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Identity Theft: A Case Study

By: Kevin Dowling BA (IMC) - Updated: 6 Apr 2017 | comments*Discuss
 
Identity Theft Fraud Crime Information

It is a type of crime that is increasingly affecting more and more people. The London Metropolitan police recently calculated that identity fraud cost almost £14 billion in 2008. This works out as an average cost of £230 for every person in the UK.

In this case study we look at how identify fraud has affected one person, and the steps she had to take to prevent having to pay for the cost of the theft herself.

What is Identity Theft?

Identity theft involves criminals using a variety of different methods in order to access your personal information and to use it to ‘steal’ your identity.

Once they have your personal details, the fraudsters can pretend to be you, and they can apply for benefits, obtain new credit cards, bank accounts and even mortgages under your name.

They can also take control of your existing accounts and change your details, running up thousands of pounds of debt in your name – debt that companies will be expecting you to repay.

Such an experience happened to 26 year old trainee accountant Kelia. Kelia never had any problems with her credit cards, and used to pay all of her monthly bills on time.

Kelia's Story

“I’ve always been quite responsible with money and although I do spend too much on credit cards, I make sure that I pay my bills and never let my debts get out of control” she says.

However, in June of 2007, Kelia started to receive statements from a credit card company that she did not owe money to. She recalls:” “The statement referred to an outstanding balance of £2,500, with a credit card company that I have never had an account with.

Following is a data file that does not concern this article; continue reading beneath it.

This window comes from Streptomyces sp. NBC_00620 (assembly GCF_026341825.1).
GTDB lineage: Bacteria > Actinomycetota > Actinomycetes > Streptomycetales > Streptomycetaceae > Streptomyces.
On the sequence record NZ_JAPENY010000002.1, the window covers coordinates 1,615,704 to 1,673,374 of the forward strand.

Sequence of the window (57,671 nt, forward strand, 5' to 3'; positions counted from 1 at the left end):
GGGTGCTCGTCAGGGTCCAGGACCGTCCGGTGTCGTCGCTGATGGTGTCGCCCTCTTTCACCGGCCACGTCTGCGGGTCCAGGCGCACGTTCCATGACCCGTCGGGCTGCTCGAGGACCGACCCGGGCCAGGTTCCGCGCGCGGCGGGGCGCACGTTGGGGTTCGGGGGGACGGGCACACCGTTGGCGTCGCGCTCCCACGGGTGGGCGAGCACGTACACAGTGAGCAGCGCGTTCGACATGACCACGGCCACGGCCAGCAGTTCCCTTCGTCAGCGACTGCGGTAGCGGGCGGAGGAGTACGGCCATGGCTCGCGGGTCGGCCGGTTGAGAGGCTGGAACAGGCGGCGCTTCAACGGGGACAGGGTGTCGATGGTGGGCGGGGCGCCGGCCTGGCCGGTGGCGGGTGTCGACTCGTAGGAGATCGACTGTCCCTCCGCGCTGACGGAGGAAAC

“I ignored the first letter as I thought it must have been a computer error. But when the next statement arrived a month later, and they were increasing the outstanding balance because I hadn’t made any repayments, and warning me about possible legal action, I decided to contact the credit card company to tell them I knew nothing about this card.”

Kelia made several calls to the credit card issuing company, and was told by one of the company’s advisers that the details of her account would be passed on to their fraud department, and that no further action would be taken against her.

Threatening Letters

Unfortunately, that was not the end of the story. In February 2008, Kelia got a letter from a debt collection agency, requesting she make an immediate payment of £3,200.

Kelia explains: “the letter was a formal demand for payment, and it said that if I did not pay the full amount in the next seven days, I would be issued with a County Court Judgement against me, and that bailiffs would have permission to take my property to recover the money. I was in a state of shock.”